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Flash Output Explained

Flash Output Explained
You’re shopping for a flash and you want something powerful. How can you tell if a flash has a high output? Speedlight-style flashes—the kind that mount to a camera’s hot-shoe—use a somewhat cryptic indicator of output. It’s called the guide number, and while it isn’t as straightforward as a measurement of watts would be, it’s the best way to determine if one unit is more powerful than another. Different units have different designs, so wattage wouldn’t actually tell you much. But guide numbers factor in the shape of the reflector and lens inside the flash to determine the actual exposure at a specific distance when that flash is used at full power. Here’s how it works.

The Fujifilm EF-X500, for instance, has a guide number of 164 when measured in feet (the guide number would be 50 when measured in meters). Does this mean the flash works at 164 feet from the subject? Not really. What it means is that if you divide the guide number by the distance from the subject, you’ll get the appropriate aperture to use for a normal exposure at ISO 100. So with the EF-X500 at full power and zoomed to 105mm, with the subject standing 10 feet from the flash, the correct exposure would be f/16.4 at ISO 100. Move that subject out to 20 feet and you’ll need to shoot at ƒ/8 for an accurate exposure. Move them in to 7.5 feet and the exposure will be ƒ/22.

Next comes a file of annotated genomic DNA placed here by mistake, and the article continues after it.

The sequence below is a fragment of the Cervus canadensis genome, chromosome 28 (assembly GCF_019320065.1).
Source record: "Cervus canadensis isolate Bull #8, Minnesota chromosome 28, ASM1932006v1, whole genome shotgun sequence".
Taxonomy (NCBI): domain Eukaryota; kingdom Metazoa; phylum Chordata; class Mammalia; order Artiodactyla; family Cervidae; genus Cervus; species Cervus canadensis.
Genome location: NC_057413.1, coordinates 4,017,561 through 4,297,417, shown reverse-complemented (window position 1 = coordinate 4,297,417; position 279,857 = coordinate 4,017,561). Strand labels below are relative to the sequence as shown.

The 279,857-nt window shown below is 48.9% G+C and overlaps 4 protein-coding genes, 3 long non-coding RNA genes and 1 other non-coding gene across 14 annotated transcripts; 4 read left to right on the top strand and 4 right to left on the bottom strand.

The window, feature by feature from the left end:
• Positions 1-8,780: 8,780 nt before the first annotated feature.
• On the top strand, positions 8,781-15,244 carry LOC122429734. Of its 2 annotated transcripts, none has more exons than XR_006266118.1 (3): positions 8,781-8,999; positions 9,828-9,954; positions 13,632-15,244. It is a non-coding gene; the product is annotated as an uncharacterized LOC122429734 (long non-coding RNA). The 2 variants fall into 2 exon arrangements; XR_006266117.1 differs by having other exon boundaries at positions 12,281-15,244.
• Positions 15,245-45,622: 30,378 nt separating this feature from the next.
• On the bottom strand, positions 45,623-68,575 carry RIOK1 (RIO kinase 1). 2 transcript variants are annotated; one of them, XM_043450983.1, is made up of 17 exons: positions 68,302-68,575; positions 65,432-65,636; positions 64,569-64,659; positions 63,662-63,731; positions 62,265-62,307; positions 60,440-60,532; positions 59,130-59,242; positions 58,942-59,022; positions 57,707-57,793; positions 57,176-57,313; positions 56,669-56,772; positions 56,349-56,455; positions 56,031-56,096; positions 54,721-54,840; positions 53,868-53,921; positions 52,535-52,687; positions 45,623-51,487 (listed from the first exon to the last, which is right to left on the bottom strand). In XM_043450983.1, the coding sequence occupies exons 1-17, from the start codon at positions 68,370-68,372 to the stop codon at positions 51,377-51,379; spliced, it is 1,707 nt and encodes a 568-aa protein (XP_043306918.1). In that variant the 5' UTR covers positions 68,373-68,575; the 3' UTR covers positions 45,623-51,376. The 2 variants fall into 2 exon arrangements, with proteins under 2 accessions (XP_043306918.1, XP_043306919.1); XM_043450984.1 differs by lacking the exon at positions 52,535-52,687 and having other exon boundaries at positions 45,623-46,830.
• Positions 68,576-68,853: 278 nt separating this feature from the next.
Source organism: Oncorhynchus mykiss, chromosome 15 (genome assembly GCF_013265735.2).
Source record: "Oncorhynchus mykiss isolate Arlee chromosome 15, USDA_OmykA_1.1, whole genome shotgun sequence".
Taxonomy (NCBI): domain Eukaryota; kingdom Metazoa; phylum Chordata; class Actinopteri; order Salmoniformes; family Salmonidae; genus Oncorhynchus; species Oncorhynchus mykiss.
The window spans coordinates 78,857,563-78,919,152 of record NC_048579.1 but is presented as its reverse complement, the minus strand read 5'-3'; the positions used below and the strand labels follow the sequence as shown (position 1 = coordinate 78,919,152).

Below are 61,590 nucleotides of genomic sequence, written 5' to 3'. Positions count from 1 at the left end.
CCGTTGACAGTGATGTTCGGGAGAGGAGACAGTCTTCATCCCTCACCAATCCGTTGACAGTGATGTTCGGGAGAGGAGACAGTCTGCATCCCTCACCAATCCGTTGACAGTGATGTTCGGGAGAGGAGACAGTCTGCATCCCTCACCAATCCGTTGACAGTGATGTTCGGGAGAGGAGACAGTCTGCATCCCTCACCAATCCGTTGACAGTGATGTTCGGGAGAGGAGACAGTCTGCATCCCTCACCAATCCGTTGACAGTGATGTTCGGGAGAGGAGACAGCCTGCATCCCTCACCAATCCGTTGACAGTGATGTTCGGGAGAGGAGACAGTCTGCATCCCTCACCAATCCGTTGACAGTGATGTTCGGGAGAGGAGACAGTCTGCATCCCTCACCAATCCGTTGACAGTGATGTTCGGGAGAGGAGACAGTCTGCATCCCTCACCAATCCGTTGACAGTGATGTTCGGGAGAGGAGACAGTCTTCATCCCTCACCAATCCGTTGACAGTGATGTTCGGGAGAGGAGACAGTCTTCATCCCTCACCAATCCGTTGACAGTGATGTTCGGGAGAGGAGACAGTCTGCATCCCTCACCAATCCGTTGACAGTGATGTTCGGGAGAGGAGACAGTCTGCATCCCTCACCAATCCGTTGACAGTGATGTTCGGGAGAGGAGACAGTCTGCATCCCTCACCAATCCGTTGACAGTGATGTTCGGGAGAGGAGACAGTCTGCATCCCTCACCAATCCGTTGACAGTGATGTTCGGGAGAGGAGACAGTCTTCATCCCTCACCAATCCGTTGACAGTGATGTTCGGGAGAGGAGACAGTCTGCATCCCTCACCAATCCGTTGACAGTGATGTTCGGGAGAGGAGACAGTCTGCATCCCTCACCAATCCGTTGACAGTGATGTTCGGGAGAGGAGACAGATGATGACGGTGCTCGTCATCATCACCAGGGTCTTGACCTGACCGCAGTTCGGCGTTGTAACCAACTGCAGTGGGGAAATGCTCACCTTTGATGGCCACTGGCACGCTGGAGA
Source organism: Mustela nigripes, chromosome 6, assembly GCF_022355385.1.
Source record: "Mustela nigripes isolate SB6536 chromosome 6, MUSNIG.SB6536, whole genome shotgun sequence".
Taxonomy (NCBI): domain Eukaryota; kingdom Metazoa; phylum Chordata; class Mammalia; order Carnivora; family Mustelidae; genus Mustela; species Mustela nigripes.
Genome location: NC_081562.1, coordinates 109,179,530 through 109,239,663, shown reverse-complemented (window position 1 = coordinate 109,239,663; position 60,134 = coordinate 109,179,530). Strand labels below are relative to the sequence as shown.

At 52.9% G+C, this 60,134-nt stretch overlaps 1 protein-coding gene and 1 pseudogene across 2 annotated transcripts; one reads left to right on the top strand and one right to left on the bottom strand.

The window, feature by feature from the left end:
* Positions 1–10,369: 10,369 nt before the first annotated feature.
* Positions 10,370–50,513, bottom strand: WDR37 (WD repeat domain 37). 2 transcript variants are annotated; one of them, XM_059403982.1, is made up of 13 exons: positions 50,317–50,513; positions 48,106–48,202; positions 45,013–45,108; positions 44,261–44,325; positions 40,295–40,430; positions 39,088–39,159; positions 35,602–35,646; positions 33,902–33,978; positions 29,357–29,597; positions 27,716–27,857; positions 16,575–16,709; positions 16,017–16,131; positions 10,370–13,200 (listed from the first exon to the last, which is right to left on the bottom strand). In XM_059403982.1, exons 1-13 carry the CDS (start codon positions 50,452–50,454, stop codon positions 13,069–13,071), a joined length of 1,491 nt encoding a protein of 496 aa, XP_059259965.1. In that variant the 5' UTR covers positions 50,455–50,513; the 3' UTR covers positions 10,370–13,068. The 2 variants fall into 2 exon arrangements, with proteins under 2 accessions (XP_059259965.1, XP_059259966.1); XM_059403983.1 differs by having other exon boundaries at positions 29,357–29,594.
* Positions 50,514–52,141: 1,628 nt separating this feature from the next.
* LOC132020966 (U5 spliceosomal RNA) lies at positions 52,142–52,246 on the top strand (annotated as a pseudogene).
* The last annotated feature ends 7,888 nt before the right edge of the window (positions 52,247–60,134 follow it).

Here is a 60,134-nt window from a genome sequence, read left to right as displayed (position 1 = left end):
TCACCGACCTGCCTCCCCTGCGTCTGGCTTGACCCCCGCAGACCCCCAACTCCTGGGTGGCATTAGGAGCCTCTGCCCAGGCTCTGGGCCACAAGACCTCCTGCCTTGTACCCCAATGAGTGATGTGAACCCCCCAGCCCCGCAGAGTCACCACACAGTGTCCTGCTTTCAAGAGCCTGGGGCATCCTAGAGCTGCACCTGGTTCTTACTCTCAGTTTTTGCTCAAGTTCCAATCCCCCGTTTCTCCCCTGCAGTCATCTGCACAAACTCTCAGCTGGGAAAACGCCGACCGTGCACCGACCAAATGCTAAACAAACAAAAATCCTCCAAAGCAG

You see, the guide number effectively is a measurement of exposure at a given distance. The equation is as follows: GN = f/ x D

In this equation, GN is the guide number, f/ is the aperture and D is distance from flash to subject.

Flash Output Explained

So not only does a guide number tell you how powerful one flash is when compared to another, it tells you exactly what exposure it will produce. A guide number of 164 produces f/16.4 at 10 feet, while a guide number of 196 would need f/19.6 for a precise exposure at 10 feet. In this way, photographers can more easily gauge output so they’re comparing apples to apples when shopping for a new flash.

The other way guide numbers can be incredibly helpful is in determining the exact output of a given flash in a specific circumstance. To test this, with a camera mounted to a tripod and a flash mounted to the camera’s hot-shoe and dialed up to full power in manual mode, have a subject stand 10 feet from the front of the flash with a handheld incident light meter on their nose. Fire the flash and measure the output. If the meter reports f/11 at ISO 100, the flash has a guide number of 110.

Keep in mind that changing the internal focus of the flash output changes the guide number. By focusing the light into a narrower beam, it travels farther with greater intensity. So most manufacturers tout their flashes’ guide numbers when zoomed to their maximum focal length. If a flash has a guide number of 196 when zoomed to 200mm coverage, be sure to test it zoomed to 50mm, 28mm or whatever other focal lengths you plan to use with the flash. You can even make note of the resulting guide numbers at various zooms in order to quickly and efficiently dial in manual exposures and make adjustments without the need for further tests or metering.

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